In the world of sport, one of those ‘unpardonable sins’ is fixing games or matches. It can be very tempting, though, especially if a lot of money is involved. Just ask rugby player Mark Stevens, whom we meet in John Daniell’s The Fixer. He’s a former star of New Zealand’s legendary All-Blacks team, who’s heading towards the end of his career. Now, he plays for a French professional team, and doing well enough. Everything changes when he meets Rachel da Silva, who works for a Brazilian magazine. She’s been sent to France to do an in-depth piece on rugby, and wants to interview Stevens. He’s happy to do the interview, and before long, the two are working together on the article. Soon, da Silva tells Stevens about a friend of hers named Philip, who’s made a lot of money betting on rugby. And it’s not long before Philip’s very generous gifts, and da Silva’s very personal attention, draw Stevens into a web of providing ‘inside information,’ so that Philip can make even more money. That’s one thing, but then Stevens discovers that what Philip really wants is for him to fix matches. Now, Stevens faces a serious dilemma. He’s as opposed to fixing matches as any real athlete, or fan of sport, is. On the other hand, he’s in deep, as the saying goes. And there will be real danger for him if he doesn’t do as he’s asked.

The police are entrusted with a great deal of power and authority. Abuse of that power is grounds for, at the very least, disciplinary action. It can be grounds for much more, including termination or even imprisonment. There are many novels that feature corrupt police and those who try to bring them to justice. One of those is David Whish-Wilson’s Line of Sight, which introduces Perth Superintendent Frank Swann. He’s been away from Perth for a few years, but returns when he hears about the murder of an old friend, Ruby Devine. He starts asking questions about the death, but soon runs into a proverbial wall of silence. One reason is that he called a Royal Commission hearing on corruption in the police department. That alone makes him a ‘dead man walking.’ What’s more, the police who are the target of this investigation – a group called ‘the purple circle’ – are powerful. No-one wants to run afoul of them. So, Swann gets very little help. Even so, he finds out the truth about his friend’s murder, and about its connection to the ‘purple circle.’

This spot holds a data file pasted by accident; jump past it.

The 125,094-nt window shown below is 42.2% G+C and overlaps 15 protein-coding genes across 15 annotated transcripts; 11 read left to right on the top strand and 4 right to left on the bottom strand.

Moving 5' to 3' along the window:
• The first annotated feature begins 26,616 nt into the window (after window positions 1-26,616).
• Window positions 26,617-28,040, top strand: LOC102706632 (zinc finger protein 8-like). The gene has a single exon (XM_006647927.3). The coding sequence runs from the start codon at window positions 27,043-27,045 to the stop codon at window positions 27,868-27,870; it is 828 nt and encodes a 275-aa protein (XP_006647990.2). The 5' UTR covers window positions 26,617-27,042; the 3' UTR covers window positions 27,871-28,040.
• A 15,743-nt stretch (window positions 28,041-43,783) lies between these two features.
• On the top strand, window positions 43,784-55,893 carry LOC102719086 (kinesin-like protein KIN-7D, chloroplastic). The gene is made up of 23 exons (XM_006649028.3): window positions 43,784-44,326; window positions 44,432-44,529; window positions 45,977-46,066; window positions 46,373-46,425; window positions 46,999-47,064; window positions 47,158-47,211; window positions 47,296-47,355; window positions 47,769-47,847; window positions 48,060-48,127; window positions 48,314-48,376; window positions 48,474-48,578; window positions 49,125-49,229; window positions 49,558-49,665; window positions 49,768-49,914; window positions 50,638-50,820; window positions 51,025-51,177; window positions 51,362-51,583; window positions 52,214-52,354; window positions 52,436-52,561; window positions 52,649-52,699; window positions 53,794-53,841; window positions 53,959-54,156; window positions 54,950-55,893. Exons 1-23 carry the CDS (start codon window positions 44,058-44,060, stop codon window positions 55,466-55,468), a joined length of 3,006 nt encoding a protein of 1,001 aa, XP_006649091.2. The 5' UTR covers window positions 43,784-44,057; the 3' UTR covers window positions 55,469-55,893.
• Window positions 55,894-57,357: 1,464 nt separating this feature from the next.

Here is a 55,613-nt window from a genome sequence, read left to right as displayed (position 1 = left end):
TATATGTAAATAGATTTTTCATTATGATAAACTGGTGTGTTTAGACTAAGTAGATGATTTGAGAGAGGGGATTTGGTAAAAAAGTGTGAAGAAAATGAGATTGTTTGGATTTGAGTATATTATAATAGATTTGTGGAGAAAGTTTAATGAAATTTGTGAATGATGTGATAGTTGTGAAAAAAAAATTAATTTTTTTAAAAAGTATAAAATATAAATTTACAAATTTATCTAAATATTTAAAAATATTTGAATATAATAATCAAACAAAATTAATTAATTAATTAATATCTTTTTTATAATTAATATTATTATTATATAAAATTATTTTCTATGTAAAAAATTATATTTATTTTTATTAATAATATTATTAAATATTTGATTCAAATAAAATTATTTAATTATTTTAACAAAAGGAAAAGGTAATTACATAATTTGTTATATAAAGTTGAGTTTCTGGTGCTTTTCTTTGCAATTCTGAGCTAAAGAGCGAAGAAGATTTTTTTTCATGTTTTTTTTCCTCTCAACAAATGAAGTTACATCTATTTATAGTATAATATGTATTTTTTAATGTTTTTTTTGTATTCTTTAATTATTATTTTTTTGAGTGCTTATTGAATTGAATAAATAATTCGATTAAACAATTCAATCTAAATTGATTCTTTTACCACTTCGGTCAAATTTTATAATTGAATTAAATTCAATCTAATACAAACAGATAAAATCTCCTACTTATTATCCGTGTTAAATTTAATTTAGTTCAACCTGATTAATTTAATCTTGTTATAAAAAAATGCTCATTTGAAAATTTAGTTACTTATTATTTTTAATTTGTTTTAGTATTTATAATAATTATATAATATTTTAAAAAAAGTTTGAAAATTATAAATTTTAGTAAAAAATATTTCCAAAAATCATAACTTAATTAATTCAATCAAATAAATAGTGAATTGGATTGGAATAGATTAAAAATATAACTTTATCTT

Nurses work with sometimes very vulnerable people. So, they’re held to what you might call a higher standard when it comes to caring for their charges. For a nurse, causing harm to a patient is a very serious matter. Even if it’s unintentional, it can get the nurse fired. Neglect or intentional harm is an even more serious ‘sin.’ We see how that plays out in Caroline Overington’s Sisters of Mercy.  This novel tells the story of Sally Narelle ‘Snow’ Delaney. As the story begins, she’s in prison (for reasons which are revealed in the novel). In one plot thread, she begins to write letters to New South Wales journalist Jack ‘Tap’ Fawcett. Her purpose is to set the record straight about some things he’s written. Through those letters, we learn a great deal about Snow’s childhood, her training as a nurse, and the experiences she’s had in that profession. We also learn about the events that led to her imprisonment. As the story unfolds, we get an ‘inside look’ at a system that’s supposed to protect the most vulnerable, and about what happens when it doesn’t.